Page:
Identity, Application security

NIST understands detecting SaaS breaches involves monitoring behavior

Password protection concept

SaaS security is composed of two parts: SaaS Security Posture Management (SSPM), which prevents threat actors from accessing the application, and Identity Threat Detection & Response (ITDR), which detects unauthorized users who were able to make their way past the preventive security measures put in place.

SSPM and ITDR form a strong bulwark against attackers. They detect misconfigurations, identify user issues, and inform on third-party risks, as well as monitor for anomalous user behavior that could indicate a threat.

The National Institute of Standards and Technology (NIST) just released version 2.0 of its Cybersecurity Framework (CSF). The functions, categories, and subcategories of NIST CSF 2.0 were intentionally developed to be technology-neutral; yet they form a natural fit to the needs of SaaS security.

Identify and Protect are used to prevent unauthorized access to SaaS applications. Detect, Respond, and Recover detect breaches and trigger the responses required to secure the application. The Govern function, introduced in the new NIST CSF 2.0 release, lends its support to both prevention and detection activities.

Read about how to apply the NIST 2.0 guidelines to your SaaS stack.

Threat prevention through the NIST framework

As mentioned above, Identify and Protect, together with Govern, form the core of threat prevention. Organizations must be able to identify the internal stakeholders. In SaaS applications, where applications are owned by business units and managed by business users, that requires collaboration between security team members and the app owners.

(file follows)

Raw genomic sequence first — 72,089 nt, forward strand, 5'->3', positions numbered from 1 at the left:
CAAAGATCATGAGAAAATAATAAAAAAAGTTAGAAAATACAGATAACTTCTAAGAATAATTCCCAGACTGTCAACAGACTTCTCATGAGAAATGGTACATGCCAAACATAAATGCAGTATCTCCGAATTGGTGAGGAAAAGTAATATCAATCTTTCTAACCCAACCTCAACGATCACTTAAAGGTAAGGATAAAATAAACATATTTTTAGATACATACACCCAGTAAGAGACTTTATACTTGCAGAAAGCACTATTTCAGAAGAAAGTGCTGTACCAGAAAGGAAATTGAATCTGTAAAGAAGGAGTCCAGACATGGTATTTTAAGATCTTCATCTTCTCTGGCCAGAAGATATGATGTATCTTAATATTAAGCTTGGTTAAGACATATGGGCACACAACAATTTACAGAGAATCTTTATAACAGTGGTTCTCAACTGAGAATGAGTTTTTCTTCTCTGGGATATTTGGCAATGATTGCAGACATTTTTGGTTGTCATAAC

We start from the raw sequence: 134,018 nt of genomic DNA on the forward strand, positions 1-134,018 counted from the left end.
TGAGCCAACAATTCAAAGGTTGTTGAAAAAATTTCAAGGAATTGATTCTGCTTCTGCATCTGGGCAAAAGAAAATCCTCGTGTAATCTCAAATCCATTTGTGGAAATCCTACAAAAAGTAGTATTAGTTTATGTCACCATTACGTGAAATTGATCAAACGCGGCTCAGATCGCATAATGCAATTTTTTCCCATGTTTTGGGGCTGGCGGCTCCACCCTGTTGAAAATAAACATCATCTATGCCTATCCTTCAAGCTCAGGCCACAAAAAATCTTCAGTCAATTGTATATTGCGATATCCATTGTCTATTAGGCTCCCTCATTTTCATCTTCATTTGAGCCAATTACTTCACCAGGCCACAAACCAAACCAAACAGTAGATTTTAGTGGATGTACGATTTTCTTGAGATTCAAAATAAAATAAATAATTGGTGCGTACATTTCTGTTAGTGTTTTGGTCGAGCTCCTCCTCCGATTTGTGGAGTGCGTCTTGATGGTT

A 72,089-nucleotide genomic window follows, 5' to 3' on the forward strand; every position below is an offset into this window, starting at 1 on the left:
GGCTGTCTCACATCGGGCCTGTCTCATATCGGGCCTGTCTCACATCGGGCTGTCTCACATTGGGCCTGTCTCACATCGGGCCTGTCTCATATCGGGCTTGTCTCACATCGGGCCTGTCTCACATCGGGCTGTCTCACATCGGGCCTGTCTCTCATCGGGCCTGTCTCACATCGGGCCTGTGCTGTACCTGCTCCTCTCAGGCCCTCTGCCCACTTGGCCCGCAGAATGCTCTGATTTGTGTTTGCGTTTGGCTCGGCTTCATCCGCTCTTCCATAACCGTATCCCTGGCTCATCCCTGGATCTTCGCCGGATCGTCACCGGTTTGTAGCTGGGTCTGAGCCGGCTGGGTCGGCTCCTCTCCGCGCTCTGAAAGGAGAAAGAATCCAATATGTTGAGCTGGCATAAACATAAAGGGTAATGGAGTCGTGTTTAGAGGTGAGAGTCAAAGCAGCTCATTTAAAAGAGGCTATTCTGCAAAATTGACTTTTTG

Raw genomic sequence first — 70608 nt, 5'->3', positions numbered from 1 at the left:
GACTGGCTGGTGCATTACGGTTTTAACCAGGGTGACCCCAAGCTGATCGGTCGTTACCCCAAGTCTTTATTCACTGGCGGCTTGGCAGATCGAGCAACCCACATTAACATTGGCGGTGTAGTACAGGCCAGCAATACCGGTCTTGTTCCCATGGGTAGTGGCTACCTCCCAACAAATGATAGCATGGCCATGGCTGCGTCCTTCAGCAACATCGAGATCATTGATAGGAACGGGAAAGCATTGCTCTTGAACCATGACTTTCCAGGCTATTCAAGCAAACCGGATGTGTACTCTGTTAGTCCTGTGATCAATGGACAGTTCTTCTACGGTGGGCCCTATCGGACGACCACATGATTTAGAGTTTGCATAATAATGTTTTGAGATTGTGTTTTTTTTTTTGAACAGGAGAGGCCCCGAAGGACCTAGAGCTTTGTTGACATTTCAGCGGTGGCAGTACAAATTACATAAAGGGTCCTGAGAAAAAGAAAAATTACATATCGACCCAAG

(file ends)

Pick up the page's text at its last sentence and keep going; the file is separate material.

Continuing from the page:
NIST 2.0 recognizes the dangers of changing configurations. SSPM protects against that risk, by monitoring settings and alerting users in the event of configuration drifts. NIST also points out the importance of inventories. Taken from a SaaS perspective, that requires deep visibility into users, devices that access SaaS apps, integrated third-party apps, and data resources that are stored in SaaS applications.

Prevention is especially important at the user level. MFA and strong passwords play an important role in the NIST framework. It also recommends reducing the attack surface by following the principle of least privilege (POLP). That way, even if an account is breached, it’s likely that the threat actor will have limited access.  

Detection, ITDR, and NIST

SaaS breaches don’t begin with a bang. They involve threat actors sneaking into an application, gaining access, and slowly exfiltrating data. As understood by NIST, detection begins with identifying users and continually monitoring their behavior.

When ITDR tools detect unusual access, anomalous behavior, or access that contains indications of compromise (IOC), they trigger alerts within the organization. This enables the security team to take the necessary steps, such as removing access to a user, before damage can be done. 

A welcome update

In the six years since NIST updated its framework to version 1.1, we’ve seen a tremendous change in the way organizations use SaaS. In 2018, SaaS was making inroads; today it is a popular software model used by nearly every organization. NIST CSF 2.0 clearly has SaaS security in mind as it guides users to upgrade their security posture.  

Learn more about the NIST 2.0 update and its relation to SaaS security

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